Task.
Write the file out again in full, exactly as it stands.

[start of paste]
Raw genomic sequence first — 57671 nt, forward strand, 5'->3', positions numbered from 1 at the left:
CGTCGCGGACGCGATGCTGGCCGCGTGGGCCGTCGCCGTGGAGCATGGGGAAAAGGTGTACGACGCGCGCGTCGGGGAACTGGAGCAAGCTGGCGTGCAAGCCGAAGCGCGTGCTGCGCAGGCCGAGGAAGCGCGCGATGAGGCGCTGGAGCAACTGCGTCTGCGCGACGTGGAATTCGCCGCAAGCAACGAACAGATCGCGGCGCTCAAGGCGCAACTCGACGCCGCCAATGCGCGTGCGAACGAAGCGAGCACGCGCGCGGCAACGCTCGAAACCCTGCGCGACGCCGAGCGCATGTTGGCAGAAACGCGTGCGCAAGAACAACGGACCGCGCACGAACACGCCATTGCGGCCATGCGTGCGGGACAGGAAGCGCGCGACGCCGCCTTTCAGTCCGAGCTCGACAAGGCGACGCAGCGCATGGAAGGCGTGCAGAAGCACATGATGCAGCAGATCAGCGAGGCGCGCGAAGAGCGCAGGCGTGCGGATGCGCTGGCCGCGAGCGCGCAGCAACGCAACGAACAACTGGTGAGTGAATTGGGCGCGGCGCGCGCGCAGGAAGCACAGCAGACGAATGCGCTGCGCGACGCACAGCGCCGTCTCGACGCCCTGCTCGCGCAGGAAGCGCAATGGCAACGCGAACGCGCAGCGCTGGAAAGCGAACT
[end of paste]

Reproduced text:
Raw genomic sequence first — 57671 nt, forward strand, 5'->3', positions numbered from 1 at the left:
CGTCGCGGACGCGATGCTGGCCGCGTGGGCCGTCGCCGTGGAGCATGGGGAAAAGGTGTACGACGCGCGCGTCGGGGAACTGGAGCAAGCTGGCGTGCAAGCCGAAGCGCGTGCTGCGCAGGCCGAGGAAGCGCGCGATGAGGCGCTGGAGCAACTGCGTCTGCGCGACGTGGAATTCGCCGCAAGCAACGAACAGATCGCGGCGCTCAAGGCGCAACTCGACGCCGCCAATGCGCGTGCGAACGAAGCGAGCACGCGCGCGGCAACGCTCGAAACCCTGCGCGACGCCGAGCGCATGTTGGCAGAAACGCGTGCGCAAGAACAACGGACCGCGCACGAACACGCCATTGCGGCCATGCGTGCGGGACAGGAAGCGCGCGACGCCGCCTTTCAGTCCGAGCTCGACAAGGCGACGCAGCGCATGGAAGGCGTGCAGAAGCACATGATGCAGCAGATCAGCGAGGCGCGCGAAGAGCGCAGGCGTGCGGATGCGCTGGCCGCGAGCGCGCAGCAACGCAACGAACAACTGGTGAGTGAATTGGGCGCGGCGCGCGCGCAGGAAGCACAGCAGACGAATGCGCTGCGCGACGCACAGCGCCGTCTCGACGCCCTGCTCGCGCAGGAAGCGCAATGGCAACGCGAACGCGCAGCGCTGGAAAGCGAACT